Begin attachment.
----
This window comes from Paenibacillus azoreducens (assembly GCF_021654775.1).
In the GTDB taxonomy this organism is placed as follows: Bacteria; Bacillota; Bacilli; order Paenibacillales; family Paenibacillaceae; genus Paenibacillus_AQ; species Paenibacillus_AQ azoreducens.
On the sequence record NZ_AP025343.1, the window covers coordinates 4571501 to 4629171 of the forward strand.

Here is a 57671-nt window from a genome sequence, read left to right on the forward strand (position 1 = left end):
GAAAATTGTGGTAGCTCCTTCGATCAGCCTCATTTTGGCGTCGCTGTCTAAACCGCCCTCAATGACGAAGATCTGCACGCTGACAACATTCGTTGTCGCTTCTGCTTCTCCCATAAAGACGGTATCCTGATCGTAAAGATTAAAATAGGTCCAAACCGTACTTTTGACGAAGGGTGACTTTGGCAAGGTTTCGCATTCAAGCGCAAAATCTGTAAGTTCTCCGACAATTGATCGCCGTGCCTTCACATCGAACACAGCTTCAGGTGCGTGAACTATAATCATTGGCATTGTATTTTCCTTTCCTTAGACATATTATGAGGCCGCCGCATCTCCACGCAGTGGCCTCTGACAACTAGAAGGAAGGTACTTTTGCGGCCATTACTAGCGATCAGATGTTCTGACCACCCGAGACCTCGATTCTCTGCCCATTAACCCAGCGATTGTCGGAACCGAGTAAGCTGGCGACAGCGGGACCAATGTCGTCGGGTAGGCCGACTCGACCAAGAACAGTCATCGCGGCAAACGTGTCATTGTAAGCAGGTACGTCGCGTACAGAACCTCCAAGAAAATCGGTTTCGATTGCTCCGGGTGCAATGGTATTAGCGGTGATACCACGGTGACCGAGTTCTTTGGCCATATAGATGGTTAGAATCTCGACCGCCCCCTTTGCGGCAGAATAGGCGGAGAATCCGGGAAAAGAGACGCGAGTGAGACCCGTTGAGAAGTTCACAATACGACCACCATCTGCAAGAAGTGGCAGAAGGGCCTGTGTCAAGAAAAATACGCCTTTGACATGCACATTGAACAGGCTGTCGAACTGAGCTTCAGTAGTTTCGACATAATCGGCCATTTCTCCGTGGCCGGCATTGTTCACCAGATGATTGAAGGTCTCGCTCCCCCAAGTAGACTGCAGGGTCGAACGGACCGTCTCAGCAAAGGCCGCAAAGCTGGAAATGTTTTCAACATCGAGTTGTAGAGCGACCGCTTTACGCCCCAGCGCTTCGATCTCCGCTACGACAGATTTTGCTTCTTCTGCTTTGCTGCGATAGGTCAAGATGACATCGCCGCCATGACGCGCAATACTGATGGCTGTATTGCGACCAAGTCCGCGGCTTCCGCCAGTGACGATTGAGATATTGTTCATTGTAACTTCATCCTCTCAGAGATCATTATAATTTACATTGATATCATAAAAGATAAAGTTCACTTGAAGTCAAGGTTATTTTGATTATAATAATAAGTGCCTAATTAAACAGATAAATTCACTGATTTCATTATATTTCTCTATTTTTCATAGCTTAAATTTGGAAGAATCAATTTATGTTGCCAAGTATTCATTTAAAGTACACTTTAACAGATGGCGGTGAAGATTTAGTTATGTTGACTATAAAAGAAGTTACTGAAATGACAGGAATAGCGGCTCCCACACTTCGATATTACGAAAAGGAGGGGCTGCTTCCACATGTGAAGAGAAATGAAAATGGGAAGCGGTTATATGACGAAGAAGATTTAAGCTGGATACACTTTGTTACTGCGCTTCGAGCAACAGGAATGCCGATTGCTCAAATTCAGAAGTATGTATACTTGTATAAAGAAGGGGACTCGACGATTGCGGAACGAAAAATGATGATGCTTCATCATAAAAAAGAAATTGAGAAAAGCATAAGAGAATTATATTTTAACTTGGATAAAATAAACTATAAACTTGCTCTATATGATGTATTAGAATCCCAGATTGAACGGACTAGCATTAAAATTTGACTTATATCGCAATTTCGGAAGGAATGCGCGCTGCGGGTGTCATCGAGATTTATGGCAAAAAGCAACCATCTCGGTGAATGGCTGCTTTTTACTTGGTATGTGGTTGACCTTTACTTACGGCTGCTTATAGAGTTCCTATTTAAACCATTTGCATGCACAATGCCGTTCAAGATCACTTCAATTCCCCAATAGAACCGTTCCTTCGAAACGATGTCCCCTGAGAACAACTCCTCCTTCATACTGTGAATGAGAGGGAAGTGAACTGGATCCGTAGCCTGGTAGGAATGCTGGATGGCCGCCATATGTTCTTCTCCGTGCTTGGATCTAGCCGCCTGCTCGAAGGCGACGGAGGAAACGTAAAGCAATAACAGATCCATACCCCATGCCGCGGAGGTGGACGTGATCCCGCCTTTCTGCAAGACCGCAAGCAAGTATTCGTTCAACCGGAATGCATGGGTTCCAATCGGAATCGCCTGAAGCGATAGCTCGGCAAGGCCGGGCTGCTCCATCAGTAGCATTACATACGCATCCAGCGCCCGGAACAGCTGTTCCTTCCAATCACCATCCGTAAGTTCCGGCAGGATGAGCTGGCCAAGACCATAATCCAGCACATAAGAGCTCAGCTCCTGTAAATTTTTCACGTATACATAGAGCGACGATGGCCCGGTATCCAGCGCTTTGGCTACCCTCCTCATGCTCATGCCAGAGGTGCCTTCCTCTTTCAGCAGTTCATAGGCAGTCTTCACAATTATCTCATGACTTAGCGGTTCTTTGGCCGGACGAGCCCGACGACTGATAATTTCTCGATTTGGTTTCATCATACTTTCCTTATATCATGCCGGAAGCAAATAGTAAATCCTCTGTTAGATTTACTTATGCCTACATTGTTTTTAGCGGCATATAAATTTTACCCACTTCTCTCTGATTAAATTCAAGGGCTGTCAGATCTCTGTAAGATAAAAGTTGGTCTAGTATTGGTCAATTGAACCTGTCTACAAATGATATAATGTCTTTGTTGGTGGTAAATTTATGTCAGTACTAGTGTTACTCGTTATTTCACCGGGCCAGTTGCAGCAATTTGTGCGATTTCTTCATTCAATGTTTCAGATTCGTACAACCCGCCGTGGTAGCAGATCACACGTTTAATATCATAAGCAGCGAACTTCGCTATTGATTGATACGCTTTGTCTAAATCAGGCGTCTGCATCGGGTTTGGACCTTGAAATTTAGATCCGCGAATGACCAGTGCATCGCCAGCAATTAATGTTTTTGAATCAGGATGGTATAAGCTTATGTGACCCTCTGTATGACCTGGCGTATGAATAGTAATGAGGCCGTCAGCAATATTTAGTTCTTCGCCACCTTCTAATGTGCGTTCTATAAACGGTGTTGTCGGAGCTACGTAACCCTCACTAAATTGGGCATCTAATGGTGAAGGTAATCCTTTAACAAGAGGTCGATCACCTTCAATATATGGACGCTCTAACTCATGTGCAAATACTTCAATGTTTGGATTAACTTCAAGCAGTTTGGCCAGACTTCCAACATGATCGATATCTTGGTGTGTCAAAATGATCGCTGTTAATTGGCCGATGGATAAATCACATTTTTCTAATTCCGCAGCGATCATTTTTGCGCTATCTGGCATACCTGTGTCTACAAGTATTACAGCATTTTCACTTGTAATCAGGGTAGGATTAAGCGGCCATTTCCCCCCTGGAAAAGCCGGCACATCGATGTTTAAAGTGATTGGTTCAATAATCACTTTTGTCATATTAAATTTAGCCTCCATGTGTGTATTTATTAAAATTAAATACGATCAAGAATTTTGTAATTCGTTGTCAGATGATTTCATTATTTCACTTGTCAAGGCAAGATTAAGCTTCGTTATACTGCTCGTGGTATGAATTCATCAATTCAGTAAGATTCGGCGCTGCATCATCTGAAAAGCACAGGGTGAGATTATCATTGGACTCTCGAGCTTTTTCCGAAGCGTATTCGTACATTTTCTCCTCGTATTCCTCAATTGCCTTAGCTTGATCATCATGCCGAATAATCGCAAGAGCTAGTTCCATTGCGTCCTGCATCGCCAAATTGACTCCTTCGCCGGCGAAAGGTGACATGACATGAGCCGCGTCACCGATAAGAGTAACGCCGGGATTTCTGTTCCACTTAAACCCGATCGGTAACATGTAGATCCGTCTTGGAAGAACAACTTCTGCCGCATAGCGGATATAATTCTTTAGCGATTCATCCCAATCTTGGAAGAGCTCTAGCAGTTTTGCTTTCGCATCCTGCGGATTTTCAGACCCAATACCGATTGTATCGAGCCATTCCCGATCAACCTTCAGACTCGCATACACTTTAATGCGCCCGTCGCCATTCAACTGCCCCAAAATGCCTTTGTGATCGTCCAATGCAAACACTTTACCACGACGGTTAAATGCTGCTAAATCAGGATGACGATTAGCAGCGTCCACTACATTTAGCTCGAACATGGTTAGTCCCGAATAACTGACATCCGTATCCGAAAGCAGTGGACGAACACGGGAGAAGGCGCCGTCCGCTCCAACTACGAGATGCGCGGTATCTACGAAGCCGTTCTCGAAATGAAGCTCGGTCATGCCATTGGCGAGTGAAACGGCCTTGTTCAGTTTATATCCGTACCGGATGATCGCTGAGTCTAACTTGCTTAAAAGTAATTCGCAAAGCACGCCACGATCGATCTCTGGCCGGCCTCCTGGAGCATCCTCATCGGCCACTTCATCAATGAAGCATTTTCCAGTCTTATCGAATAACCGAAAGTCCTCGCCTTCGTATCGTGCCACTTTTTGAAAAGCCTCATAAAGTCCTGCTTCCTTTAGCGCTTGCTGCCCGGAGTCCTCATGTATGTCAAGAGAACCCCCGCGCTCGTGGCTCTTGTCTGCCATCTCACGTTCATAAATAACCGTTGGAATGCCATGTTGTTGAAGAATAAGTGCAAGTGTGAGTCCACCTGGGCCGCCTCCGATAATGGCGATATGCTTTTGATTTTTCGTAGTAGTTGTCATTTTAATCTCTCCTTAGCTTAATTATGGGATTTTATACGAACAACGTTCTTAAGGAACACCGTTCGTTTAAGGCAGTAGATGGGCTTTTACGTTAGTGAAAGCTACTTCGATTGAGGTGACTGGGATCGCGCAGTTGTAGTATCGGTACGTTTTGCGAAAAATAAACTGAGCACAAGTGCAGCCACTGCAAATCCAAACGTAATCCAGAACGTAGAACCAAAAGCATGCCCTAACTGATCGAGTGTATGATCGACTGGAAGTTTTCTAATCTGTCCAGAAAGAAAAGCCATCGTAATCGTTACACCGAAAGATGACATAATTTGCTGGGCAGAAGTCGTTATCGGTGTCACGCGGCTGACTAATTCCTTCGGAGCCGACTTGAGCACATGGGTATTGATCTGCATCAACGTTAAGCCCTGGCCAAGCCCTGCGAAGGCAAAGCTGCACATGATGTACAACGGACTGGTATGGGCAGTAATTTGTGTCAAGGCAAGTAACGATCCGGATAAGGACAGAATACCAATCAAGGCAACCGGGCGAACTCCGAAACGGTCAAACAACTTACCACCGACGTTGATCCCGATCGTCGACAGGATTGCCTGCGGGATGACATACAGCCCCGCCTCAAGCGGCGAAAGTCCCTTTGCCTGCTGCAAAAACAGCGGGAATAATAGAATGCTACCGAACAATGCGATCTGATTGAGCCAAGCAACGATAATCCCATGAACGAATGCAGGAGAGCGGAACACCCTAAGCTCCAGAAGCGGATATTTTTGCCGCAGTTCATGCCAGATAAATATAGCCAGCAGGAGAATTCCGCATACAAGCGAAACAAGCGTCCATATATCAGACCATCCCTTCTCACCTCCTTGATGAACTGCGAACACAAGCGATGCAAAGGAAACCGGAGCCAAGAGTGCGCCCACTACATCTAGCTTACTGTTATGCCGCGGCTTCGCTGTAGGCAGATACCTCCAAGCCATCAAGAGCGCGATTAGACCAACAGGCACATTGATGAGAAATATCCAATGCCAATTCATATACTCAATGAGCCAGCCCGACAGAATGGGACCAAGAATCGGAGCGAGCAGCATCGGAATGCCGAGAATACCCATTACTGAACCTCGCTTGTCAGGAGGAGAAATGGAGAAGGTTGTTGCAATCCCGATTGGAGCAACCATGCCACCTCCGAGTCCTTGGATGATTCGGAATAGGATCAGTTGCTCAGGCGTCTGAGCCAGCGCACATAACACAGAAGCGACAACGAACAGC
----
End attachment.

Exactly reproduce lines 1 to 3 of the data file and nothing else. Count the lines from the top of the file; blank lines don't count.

This window comes from Paenibacillus azoreducens (assembly GCF_021654775.1).
In the GTDB taxonomy this organism is placed as follows: Bacteria; Bacillota; Bacilli; order Paenibacillales; family Paenibacillaceae; genus Paenibacillus_AQ; species Paenibacillus_AQ azoreducens.
On the sequence record NZ_AP025343.1, the window covers coordinates 4571501 to 4629171 of the forward strand.